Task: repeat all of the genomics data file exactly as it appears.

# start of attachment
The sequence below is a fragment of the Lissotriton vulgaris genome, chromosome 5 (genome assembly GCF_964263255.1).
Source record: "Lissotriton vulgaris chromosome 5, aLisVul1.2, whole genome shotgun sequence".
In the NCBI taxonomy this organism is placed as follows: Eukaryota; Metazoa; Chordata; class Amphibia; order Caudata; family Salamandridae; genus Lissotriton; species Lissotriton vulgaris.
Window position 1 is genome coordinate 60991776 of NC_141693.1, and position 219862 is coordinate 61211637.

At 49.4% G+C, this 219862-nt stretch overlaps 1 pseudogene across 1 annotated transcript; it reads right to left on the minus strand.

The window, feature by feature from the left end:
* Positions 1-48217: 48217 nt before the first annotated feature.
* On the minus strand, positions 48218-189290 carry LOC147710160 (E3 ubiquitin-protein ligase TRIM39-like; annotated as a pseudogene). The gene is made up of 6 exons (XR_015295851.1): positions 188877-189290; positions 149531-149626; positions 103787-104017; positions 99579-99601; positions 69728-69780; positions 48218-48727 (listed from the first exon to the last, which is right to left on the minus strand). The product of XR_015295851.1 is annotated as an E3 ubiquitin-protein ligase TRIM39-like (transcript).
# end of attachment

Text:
The sequence below is a fragment of the Lissotriton vulgaris genome, chromosome 5 (genome assembly GCF_964263255.1).
Source record: "Lissotriton vulgaris chromosome 5, aLisVul1.2, whole genome shotgun sequence".
In the NCBI taxonomy this organism is placed as follows: Eukaryota; Metazoa; Chordata; class Amphibia; order Caudata; family Salamandridae; genus Lissotriton; species Lissotriton vulgaris.
Window position 1 is genome coordinate 60991776 of NC_141693.1, and position 219862 is coordinate 61211637.

At 49.4% G+C, this 219862-nt stretch overlaps 1 pseudogene across 1 annotated transcript; it reads right to left on the minus strand.

The window, feature by feature from the left end:
* Positions 1-48217: 48217 nt before the first annotated feature.
* On the minus strand, positions 48218-189290 carry LOC147710160 (E3 ubiquitin-protein ligase TRIM39-like; annotated as a pseudogene). The gene is made up of 6 exons (XR_015295851.1): positions 188877-189290; positions 149531-149626; positions 103787-104017; positions 99579-99601; positions 69728-69780; positions 48218-48727 (listed from the first exon to the last, which is right to left on the minus strand). The product of XR_015295851.1 is annotated as an E3 ubiquitin-protein ligase TRIM39-like (transcript).